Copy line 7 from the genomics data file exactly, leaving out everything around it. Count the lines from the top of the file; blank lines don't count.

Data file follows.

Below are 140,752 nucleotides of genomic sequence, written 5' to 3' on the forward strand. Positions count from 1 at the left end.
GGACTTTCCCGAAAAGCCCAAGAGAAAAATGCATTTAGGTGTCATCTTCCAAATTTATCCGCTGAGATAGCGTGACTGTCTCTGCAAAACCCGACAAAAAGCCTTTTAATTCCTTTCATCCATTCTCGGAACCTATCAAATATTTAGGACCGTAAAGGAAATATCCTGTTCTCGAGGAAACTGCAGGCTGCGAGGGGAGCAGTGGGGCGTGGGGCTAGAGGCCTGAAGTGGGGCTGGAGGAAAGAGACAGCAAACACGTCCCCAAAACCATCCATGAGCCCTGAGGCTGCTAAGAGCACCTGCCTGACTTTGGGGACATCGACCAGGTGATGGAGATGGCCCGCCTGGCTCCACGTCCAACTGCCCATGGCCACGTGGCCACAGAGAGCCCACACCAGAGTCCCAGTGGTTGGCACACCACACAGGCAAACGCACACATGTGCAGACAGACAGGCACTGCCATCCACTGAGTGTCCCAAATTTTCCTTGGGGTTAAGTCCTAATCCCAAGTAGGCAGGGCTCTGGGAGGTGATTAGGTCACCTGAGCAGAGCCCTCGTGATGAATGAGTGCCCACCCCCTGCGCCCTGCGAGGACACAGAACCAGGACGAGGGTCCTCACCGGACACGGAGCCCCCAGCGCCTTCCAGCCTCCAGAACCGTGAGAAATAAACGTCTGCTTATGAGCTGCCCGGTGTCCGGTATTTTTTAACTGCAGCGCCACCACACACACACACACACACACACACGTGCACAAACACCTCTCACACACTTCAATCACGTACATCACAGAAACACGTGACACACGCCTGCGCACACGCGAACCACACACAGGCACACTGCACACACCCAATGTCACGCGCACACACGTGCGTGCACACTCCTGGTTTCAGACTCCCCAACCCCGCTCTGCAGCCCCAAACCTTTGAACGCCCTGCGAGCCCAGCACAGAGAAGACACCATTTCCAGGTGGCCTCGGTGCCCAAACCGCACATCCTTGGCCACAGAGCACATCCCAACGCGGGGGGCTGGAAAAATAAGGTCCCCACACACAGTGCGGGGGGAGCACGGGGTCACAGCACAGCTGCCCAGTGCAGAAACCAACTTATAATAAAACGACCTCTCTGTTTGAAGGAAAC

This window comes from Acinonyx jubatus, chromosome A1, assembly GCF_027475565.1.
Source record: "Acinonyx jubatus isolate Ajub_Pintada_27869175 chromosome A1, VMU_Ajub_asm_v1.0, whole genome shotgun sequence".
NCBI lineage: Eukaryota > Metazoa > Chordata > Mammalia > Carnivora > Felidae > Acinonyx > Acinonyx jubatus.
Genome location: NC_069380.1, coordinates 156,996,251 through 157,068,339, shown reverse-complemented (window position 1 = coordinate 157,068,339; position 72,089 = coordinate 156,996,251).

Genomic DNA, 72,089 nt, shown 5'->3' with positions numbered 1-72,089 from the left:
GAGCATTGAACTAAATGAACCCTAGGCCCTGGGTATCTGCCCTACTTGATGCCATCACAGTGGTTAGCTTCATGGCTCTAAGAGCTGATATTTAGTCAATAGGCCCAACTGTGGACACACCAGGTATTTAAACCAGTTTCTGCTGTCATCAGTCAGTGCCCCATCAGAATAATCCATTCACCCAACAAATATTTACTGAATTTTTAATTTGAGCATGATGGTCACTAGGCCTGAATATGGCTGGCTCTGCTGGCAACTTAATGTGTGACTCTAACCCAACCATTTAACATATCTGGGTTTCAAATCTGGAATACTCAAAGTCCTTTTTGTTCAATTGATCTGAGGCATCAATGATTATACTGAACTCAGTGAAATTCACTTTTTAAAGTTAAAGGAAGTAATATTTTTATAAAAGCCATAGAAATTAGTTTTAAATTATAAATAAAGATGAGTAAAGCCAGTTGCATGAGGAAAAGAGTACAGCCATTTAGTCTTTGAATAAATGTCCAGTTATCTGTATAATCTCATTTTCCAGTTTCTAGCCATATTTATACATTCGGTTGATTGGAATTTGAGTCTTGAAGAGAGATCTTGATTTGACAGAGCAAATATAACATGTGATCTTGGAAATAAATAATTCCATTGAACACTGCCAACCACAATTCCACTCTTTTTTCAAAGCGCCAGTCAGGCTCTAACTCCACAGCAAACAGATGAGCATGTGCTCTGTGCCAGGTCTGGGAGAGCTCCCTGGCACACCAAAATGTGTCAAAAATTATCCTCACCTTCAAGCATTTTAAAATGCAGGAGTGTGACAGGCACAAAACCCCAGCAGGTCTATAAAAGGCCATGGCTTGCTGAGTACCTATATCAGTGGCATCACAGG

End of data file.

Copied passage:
Genomic DNA, 72,089 nt, shown 5'->3' with positions numbered 1-72,089 from the left: